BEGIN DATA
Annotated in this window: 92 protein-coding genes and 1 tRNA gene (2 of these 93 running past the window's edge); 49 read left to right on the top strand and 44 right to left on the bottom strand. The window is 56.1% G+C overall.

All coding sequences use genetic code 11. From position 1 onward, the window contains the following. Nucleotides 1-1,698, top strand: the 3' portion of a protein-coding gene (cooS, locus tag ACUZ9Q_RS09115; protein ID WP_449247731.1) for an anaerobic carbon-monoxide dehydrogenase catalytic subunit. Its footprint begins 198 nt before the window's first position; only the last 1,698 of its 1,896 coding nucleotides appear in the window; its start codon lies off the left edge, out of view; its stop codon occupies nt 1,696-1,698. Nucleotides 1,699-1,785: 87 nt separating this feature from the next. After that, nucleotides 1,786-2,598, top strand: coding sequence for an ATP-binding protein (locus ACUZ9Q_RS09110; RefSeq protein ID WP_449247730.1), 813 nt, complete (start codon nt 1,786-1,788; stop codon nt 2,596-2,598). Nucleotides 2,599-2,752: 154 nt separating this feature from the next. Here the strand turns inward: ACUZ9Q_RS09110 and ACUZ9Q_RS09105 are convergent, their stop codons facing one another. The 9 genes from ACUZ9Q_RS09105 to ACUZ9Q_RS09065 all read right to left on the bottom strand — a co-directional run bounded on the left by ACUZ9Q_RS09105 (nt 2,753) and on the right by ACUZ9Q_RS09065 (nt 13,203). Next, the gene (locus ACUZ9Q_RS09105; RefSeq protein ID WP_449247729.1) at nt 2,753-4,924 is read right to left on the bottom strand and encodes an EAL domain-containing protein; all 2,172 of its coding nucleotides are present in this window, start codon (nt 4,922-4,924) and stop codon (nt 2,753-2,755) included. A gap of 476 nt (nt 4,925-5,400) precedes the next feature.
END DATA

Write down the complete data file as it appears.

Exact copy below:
Annotated in this window: 92 protein-coding genes and 1 tRNA gene (2 of these 93 running past the window's edge); 49 read left to right on the top strand and 44 right to left on the bottom strand. The window is 56.1% G+C overall.

All coding sequences use genetic code 11. From position 1 onward, the window contains the following. Nucleotides 1-1,698, top strand: the 3' portion of a protein-coding gene (cooS, locus tag ACUZ9Q_RS09115; protein ID WP_449247731.1) for an anaerobic carbon-monoxide dehydrogenase catalytic subunit. Its footprint begins 198 nt before the window's first position; only the last 1,698 of its 1,896 coding nucleotides appear in the window; its start codon lies off the left edge, out of view; its stop codon occupies nt 1,696-1,698. Nucleotides 1,699-1,785: 87 nt separating this feature from the next. After that, nucleotides 1,786-2,598, top strand: coding sequence for an ATP-binding protein (locus ACUZ9Q_RS09110; RefSeq protein ID WP_449247730.1), 813 nt, complete (start codon nt 1,786-1,788; stop codon nt 2,596-2,598). Nucleotides 2,599-2,752: 154 nt separating this feature from the next. Here the strand turns inward: ACUZ9Q_RS09110 and ACUZ9Q_RS09105 are convergent, their stop codons facing one another. The 9 genes from ACUZ9Q_RS09105 to ACUZ9Q_RS09065 all read right to left on the bottom strand — a co-directional run bounded on the left by ACUZ9Q_RS09105 (nt 2,753) and on the right by ACUZ9Q_RS09065 (nt 13,203). Next, the gene (locus ACUZ9Q_RS09105; RefSeq protein ID WP_449247729.1) at nt 2,753-4,924 is read right to left on the bottom strand and encodes an EAL domain-containing protein; all 2,172 of its coding nucleotides are present in this window, start codon (nt 4,922-4,924) and stop codon (nt 2,753-2,755) included. A gap of 476 nt (nt 4,925-5,400) precedes the next feature.